I do not hold to the common Christian religious opinion that says if I see a sin somewhere, then I am somehow obligated to point it out or preach against it or otherwise required to be part of fixing the person involved. I am not.
That does not mean that I do nothing (that’s another conversation), but if I see a believer online doing or saying something that reveals sin, I am not going to feel obligated to rebuke them either publicly or privately. If I see someone in my town or in my neighborhood doing something that I consider sinful, I am not going to feel obligated to confront them.
I have a couple of reasons for this.
• The church, generally speaking, has well and truly earned her reputation as a judgmental busybody. The world views God as an angry, nitpicking judge, and we’re the reason; after all, we’re the only Bible many people read. I don’t choose to perpetuate that view.
• If I’m going to focus on someone’s sin, it’s going to be my sin. I am responsible – you are not – for my sin. You are responsible – I am not – for your sin. We forget this sometimes.
• I observe that the only people whose sin Jesus actually called out were the religiously self-righteous. So if I’m going to follow his example, I should call out the sin of the religious people who focus on other people’s sin. Yeah, that wouldn’t end well, would it?
• I don’t care to focus my attention on people’s sin. That is contrary to Scriptural instruction (Philippians 4, Colossians 3), so focusing on people’s sin is itself sin, which of course makes it hypocrisy. Not going there.
• We are commanded – I am commanded – to “set [my] heart on things above, where Christ is, seated at the right hand of God.” I find that I’m healthier and happier and more effective (not to mention more obedient) when I do that. So I’m going to focus on what’s good. I may even <gasp!> speak God’s blessing into the life of someone who’s not completely perfect.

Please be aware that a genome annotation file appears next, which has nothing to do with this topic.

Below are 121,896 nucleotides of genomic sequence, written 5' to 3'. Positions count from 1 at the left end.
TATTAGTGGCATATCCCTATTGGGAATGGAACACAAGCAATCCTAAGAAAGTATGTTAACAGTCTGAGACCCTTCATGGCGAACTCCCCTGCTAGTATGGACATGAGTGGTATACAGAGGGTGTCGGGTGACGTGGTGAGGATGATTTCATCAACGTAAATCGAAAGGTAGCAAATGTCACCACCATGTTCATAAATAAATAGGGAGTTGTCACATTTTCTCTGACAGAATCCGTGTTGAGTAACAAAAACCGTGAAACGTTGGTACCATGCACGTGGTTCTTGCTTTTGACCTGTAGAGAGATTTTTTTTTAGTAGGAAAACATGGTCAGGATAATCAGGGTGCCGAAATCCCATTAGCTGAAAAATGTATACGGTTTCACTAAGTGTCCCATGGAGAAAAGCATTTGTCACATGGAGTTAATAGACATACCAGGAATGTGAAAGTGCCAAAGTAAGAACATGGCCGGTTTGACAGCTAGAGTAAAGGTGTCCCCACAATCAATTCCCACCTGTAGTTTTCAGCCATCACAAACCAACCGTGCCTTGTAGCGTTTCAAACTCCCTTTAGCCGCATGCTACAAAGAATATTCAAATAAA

• Frankly, I don’t have the time to deal with everybody’s sin. Sorry. I actually have a life. I hope to live it.
• And more importantly than all of that, a sinner – even a nice one like you or me - is accountable to someone FAR more loving and far more powerful than I am. This is waaaay over my pay grade.
Now, somebody will bring up Matthew 18 and use that as an excuse for calling out sin publicly: Not only did Jesus say you have to, he said how.
Yes, he did say how. And the first statement he made there (before he said, “don’t do it publicly,”) was, “If your brother sins against you….”
There are two qualifiers in that:
1. This is only applicable if the person sinning is your brother: if they’re in close relationship with you. If they don’t call you brother or sister (and NOT in the religious sense!), you don’t qualify.
2. This is only applicable if the sin involved is against you. If it’s not against you, you’re meddling. Stop it.
And somebody’s going to say, “Well the prophets in the Old Testament called out sin! So I can!”
It’s true. The poor people working under the inferior covenant that God never wanted did proclaim the judgment that is part of that covenant. That’s part of the form and function of that covenant that a fear-ridden people proposed instead of God’s covenant. That’s why that covenant is dead and gone. We live in the day of the New Covenant.
Personally, I think the world would be a better place if we focused on loving God and loving the people He loves. Best I can tell, that’s all of the people. We’re supposed to focus on loving people, not correcting people.